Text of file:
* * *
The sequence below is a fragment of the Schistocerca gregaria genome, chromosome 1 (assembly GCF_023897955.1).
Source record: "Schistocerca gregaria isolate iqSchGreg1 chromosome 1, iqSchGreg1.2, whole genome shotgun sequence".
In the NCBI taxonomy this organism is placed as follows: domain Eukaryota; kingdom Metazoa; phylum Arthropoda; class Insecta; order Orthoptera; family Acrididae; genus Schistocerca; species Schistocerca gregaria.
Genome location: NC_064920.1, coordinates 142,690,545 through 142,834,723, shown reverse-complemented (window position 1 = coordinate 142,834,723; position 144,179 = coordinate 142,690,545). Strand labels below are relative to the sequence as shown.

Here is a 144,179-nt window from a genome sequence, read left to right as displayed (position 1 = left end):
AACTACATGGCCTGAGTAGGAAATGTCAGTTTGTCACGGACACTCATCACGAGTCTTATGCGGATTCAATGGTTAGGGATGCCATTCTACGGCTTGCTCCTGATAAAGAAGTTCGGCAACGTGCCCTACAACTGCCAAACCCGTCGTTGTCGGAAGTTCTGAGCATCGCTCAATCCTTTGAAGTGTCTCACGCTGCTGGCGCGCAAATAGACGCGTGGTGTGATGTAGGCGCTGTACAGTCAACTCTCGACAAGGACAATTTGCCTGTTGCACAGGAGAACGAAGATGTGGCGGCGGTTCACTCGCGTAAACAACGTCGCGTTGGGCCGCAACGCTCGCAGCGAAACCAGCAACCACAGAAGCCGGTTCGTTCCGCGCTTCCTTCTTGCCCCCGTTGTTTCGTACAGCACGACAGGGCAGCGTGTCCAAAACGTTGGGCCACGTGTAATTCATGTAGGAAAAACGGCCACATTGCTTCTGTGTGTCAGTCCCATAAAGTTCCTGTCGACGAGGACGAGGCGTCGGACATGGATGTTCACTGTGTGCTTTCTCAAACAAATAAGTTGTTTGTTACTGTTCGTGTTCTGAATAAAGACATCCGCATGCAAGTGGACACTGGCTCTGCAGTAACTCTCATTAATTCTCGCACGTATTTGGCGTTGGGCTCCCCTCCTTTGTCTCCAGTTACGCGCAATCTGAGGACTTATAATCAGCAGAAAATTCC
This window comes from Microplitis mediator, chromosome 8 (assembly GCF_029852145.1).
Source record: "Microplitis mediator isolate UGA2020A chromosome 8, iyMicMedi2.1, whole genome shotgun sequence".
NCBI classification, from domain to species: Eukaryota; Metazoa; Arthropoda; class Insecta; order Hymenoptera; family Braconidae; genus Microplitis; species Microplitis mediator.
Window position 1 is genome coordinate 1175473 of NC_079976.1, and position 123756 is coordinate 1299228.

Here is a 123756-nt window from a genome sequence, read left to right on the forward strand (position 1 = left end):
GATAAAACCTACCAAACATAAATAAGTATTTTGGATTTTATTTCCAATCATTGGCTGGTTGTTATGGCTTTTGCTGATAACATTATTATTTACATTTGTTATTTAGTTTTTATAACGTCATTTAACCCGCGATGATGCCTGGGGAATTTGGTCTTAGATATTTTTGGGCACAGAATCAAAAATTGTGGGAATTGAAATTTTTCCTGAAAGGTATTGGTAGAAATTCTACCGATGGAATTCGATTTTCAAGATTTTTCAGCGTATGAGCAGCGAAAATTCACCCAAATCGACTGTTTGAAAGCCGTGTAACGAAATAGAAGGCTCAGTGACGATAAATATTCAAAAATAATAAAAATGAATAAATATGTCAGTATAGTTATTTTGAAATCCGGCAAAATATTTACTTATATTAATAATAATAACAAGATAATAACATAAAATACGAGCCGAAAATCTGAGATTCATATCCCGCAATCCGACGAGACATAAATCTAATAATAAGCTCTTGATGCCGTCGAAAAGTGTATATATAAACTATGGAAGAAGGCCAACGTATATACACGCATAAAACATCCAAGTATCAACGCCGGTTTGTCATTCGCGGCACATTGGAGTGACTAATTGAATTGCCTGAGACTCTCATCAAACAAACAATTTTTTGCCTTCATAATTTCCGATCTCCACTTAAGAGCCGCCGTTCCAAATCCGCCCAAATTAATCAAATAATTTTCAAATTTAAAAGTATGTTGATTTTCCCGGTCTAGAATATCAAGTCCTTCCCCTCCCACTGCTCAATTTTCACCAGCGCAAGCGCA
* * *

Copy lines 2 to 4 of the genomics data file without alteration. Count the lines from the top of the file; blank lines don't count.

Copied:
Source record: "Schistocerca gregaria isolate iqSchGreg1 chromosome 1, iqSchGreg1.2, whole genome shotgun sequence".
In the NCBI taxonomy this organism is placed as follows: domain Eukaryota; kingdom Metazoa; phylum Arthropoda; class Insecta; order Orthoptera; family Acrididae; genus Schistocerca; species Schistocerca gregaria.
Genome location: NC_064920.1, coordinates 142,690,545 through 142,834,723, shown reverse-complemented (window position 1 = coordinate 142,834,723; position 144,179 = coordinate 142,690,545). Strand labels below are relative to the sequence as shown.